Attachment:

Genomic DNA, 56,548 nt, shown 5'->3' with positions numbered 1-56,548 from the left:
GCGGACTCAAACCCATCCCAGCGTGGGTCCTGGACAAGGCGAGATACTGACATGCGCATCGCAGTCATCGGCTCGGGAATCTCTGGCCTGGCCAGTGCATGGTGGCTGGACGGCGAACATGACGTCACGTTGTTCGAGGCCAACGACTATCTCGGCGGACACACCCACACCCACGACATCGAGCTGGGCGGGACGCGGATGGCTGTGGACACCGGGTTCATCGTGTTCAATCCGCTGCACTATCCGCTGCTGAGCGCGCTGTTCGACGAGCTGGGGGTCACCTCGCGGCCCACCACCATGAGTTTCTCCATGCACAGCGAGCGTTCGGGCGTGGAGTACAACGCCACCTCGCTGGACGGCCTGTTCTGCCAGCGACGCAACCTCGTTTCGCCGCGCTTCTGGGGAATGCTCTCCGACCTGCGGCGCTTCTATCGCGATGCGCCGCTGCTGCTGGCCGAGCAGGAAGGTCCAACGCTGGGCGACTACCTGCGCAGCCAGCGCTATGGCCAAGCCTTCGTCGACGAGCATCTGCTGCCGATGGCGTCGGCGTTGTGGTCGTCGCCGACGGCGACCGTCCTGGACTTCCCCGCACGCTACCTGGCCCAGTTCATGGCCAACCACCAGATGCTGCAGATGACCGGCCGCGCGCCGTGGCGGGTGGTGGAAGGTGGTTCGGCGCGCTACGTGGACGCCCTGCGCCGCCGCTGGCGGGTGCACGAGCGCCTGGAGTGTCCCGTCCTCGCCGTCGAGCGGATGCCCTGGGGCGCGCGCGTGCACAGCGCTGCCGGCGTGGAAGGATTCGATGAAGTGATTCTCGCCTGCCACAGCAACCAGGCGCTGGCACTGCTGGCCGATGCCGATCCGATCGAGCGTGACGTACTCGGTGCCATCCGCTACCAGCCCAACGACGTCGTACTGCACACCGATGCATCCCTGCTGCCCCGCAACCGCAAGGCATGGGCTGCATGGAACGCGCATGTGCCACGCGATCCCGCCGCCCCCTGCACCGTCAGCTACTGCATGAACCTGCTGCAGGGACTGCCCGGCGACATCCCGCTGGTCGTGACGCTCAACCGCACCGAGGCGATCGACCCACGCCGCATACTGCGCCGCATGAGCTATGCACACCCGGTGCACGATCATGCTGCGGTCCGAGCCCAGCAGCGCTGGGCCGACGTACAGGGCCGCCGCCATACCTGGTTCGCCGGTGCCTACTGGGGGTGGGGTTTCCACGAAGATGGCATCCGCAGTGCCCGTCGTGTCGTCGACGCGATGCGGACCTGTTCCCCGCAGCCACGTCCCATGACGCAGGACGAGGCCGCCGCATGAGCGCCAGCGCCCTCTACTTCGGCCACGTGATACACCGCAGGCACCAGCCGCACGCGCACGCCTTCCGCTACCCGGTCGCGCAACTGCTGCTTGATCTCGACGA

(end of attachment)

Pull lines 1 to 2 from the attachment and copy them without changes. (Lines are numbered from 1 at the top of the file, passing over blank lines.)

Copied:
Genomic DNA, 56,548 nt, shown 5'->3' with positions numbered 1-56,548 from the left:
GCGGACTCAAACCCATCCCAGCGTGGGTCCTGGACAAGGCGAGATACTGACATGCGCATCGCAGTCATCGGCTCGGGAATCTCTGGCCTGGCCAGTGCATGGTGGCTGGACGGCGAACATGACGTCACGTTGTTCGAGGCCAACGACTATCTCGGCGGACACACCCACACCCACGACATCGAGCTGGGCGGGACGCGGATGGCTGTGGACACCGGGTTCATCGTGTTCAATCCGCTGCACTATCCGCTGCTGAGCGCGCTGTTCGACGAGCTGGGGGTCACCTCGCGGCCCACCACCATGAGTTTCTCCATGCACAGCGAGCGTTCGGGCGTGGAGTACAACGCCACCTCGCTGGACGGCCTGTTCTGCCAGCGACGCAACCTCGTTTCGCCGCGCTTCTGGGGAATGCTCTCCGACCTGCGGCGCTTCTATCGCGATGCGCCGCTGCTGCTGGCCGAGCAGGAAGGTCCAACGCTGGGCGACTACCTGCGCAGCCAGCGCTATGGCCAAGCCTTCGTCGACGAGCATCTGCTGCCGATGGCGTCGGCGTTGTGGTCGTCGCCGACGGCGACCGTCCTGGACTTCCCCGCACGCTACCTGGCCCAGTTCATGGCCAACCACCAGATGCTGCAGATGACCGGCCGCGCGCCGTGGCGGGTGGTGGAAGGTGGTTCGGCGCGCTACGTGGACGCCCTGCGCCGCCGCTGGCGGGTGCACGAGCGCCTGGAGTGTCCCGTCCTCGCCGTCGAGCGGATGCCCTGGGGCGCGCGCGTGCACAGCGCTGCCGGCGTGGAAGGATTCGATGAAGTGATTCTCGCCTGCCACAGCAACCAGGCGCTGGCACTGCTGGCCGATGCCGATCCGATCGAGCGTGACGTACTCGGTGCCATCCGCTACCAGCCCAACGACGTCGTACTGCACACCGATGCATCCCTGCTGCCCCGCAACCGCAAGGCATGGGCTGCATGGAACGCGCATGTGCCACGCGATCCCGCCGCCCCCTGCACCGTCAGCTACTGCATGAACCTGCTGCAGGGACTGCCCGGCGACATCCCGCTGGTCGTGACGCTCAACCGCACCGAGGCGATCGACCCACGCCGCATACTGCGCCGCATGAGCTATGCACACCCGGTGCACGATCATGCTGCGGTCCGAGCCCAGCAGCGCTGGGCCGACGTACAGGGCCGCCGCCATACCTGGTTCGCCGGTGCCTACTGGGGGTGGGGTTTCCACGAAGATGGCATCCGCAGTGCCCGTCGTGTCGTCGACGCGATGCGGACCTGTTCCCCGCAGCCACGTCCCATGACGCAGGACGAGGCCGCCGCATGAGCGCCAGCGCCCTCTACTTCGGCCACGTGATACACCGCAGGCACCAGCCGCACGCGCACGCCTTCCGCTACCCGGTCGCGCAACTGCTGCTTGATCTCGACGA